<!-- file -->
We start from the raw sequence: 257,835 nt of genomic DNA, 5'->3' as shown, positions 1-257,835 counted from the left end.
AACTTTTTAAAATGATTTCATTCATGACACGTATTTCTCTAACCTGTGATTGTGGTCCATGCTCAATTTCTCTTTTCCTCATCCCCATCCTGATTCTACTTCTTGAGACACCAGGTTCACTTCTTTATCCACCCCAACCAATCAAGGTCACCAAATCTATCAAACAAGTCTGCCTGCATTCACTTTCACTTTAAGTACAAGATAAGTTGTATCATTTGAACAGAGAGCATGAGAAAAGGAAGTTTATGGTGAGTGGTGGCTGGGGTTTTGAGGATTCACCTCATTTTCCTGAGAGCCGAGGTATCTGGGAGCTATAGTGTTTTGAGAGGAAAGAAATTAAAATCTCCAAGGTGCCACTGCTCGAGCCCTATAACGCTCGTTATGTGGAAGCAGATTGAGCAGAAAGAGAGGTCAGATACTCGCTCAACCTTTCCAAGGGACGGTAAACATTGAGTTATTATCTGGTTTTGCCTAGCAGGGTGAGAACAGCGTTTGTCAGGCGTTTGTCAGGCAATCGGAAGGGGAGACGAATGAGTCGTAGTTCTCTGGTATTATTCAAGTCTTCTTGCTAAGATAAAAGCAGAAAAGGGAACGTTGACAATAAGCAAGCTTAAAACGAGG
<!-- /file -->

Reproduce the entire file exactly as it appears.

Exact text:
We start from the raw sequence: 257,835 nt of genomic DNA, 5'->3' as shown, positions 1-257,835 counted from the left end.
AACTTTTTAAAATGATTTCATTCATGACACGTATTTCTCTAACCTGTGATTGTGGTCCATGCTCAATTTCTCTTTTCCTCATCCCCATCCTGATTCTACTTCTTGAGACACCAGGTTCACTTCTTTATCCACCCCAACCAATCAAGGTCACCAAATCTATCAAACAAGTCTGCCTGCATTCACTTTCACTTTAAGTACAAGATAAGTTGTATCATTTGAACAGAGAGCATGAGAAAAGGAAGTTTATGGTGAGTGGTGGCTGGGGTTTTGAGGATTCACCTCATTTTCCTGAGAGCCGAGGTATCTGGGAGCTATAGTGTTTTGAGAGGAAAGAAATTAAAATCTCCAAGGTGCCACTGCTCGAGCCCTATAACGCTCGTTATGTGGAAGCAGATTGAGCAGAAAGAGAGGTCAGATACTCGCTCAACCTTTCCAAGGGACGGTAAACATTGAGTTATTATCTGGTTTTGCCTAGCAGGGTGAGAACAGCGTTTGTCAGGCGTTTGTCAGGCAATCGGAAGGGGAGACGAATGAGTCGTAGTTCTCTGGTATTATTCAAGTCTTCTTGCTAAGATAAAAGCAGAAAAGGGAACGTTGACAATAAGCAAGCTTAAAACGAGG